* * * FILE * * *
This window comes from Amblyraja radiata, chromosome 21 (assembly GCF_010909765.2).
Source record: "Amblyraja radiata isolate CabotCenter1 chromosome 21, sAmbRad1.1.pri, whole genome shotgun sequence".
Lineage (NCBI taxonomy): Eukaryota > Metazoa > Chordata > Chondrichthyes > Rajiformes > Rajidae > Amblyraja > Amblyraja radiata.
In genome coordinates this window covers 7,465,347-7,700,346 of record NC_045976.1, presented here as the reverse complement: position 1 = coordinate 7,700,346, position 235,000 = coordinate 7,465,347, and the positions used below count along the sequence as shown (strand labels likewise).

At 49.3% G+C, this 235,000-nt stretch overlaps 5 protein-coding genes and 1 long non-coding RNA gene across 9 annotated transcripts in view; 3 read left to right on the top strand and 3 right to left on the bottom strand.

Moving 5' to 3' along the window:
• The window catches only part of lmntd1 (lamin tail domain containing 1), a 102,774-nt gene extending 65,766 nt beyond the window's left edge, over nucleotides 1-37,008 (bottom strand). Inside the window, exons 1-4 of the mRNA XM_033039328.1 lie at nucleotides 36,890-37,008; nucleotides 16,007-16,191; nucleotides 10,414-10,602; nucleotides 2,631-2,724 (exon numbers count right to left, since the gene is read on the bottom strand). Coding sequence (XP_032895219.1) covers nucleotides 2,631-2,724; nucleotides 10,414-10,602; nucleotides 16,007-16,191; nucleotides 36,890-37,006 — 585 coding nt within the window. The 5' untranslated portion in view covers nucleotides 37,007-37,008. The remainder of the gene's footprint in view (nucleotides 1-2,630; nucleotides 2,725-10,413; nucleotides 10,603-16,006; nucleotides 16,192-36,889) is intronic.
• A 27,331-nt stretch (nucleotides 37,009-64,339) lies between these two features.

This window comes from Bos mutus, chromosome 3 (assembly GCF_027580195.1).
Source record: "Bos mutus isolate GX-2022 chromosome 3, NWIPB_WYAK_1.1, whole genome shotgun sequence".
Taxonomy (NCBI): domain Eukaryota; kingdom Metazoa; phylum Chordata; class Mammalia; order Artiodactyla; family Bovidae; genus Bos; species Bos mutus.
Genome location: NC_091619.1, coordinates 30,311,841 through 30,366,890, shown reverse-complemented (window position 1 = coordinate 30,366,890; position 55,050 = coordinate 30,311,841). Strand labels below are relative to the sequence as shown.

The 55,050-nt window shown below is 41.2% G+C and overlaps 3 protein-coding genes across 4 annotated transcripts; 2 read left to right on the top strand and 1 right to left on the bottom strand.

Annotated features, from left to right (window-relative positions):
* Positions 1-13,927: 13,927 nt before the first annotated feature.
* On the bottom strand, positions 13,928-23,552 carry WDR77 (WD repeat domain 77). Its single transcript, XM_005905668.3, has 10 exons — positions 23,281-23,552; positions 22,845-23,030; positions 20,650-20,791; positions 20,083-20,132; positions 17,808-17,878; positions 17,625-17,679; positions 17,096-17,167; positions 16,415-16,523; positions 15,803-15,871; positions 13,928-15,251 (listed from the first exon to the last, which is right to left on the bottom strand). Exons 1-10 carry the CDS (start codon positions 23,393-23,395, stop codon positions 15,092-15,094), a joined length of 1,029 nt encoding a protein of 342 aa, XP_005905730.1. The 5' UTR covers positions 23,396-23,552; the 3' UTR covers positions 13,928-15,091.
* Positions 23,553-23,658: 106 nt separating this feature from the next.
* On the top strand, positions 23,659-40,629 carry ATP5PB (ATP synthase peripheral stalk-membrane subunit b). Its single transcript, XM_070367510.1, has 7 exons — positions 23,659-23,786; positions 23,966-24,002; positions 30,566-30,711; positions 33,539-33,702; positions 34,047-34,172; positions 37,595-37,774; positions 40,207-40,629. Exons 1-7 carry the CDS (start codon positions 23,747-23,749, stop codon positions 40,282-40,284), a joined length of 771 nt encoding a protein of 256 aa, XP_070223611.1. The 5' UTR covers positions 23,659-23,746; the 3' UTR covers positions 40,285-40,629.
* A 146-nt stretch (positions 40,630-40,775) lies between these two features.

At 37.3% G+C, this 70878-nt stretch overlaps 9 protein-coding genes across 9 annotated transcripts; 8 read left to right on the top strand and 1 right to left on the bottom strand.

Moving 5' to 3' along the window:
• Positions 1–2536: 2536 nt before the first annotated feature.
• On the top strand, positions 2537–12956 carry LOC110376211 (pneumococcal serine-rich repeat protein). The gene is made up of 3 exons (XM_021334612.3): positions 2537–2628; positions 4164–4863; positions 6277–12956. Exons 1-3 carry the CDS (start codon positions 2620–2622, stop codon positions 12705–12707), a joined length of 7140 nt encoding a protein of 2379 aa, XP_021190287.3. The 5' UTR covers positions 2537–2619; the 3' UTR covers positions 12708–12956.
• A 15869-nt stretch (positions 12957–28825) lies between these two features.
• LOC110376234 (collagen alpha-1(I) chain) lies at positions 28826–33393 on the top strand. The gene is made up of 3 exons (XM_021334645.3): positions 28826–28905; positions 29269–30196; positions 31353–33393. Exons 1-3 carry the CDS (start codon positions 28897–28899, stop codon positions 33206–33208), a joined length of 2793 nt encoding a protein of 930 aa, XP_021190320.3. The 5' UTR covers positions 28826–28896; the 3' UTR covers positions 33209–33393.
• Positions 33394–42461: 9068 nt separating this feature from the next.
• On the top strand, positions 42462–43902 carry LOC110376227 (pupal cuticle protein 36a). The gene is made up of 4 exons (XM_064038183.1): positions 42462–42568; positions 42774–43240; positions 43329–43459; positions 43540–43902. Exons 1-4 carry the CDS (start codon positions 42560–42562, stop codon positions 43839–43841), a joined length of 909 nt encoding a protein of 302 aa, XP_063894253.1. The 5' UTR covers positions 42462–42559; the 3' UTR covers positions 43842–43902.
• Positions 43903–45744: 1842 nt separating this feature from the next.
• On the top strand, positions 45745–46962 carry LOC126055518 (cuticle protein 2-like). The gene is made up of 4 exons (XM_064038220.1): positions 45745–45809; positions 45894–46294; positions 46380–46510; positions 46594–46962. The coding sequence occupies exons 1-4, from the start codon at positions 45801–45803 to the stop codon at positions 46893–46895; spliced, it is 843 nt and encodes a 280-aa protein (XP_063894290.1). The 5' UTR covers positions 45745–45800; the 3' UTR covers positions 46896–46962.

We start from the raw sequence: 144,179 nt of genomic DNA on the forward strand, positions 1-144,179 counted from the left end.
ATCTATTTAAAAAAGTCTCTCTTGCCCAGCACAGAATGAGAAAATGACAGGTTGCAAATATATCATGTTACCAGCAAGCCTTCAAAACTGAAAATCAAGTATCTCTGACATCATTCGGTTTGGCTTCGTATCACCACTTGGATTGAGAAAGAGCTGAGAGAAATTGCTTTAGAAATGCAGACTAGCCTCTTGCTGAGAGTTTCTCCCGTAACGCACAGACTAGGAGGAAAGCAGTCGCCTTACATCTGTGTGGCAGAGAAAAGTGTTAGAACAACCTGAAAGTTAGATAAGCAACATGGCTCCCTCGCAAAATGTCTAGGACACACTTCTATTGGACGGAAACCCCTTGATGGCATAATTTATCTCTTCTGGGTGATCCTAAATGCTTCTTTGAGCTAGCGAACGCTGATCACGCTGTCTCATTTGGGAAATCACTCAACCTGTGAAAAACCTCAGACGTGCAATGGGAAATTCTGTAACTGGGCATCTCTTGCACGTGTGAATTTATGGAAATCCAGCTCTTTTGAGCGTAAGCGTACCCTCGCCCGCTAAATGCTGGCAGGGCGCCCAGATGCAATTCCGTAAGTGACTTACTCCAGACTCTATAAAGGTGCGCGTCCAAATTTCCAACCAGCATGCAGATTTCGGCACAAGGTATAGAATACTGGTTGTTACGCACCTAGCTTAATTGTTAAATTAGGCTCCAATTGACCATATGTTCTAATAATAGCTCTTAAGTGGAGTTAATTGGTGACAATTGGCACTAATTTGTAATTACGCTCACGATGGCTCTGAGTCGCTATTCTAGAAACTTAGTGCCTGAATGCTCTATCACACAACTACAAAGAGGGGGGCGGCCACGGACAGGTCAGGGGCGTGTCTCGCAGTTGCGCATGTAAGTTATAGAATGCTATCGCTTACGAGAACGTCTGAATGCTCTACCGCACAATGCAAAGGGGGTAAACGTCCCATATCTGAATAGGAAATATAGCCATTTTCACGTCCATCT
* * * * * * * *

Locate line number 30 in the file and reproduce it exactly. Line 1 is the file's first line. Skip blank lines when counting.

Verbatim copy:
We start from the raw sequence: 144,179 nt of genomic DNA on the forward strand, positions 1-144,179 counted from the left end.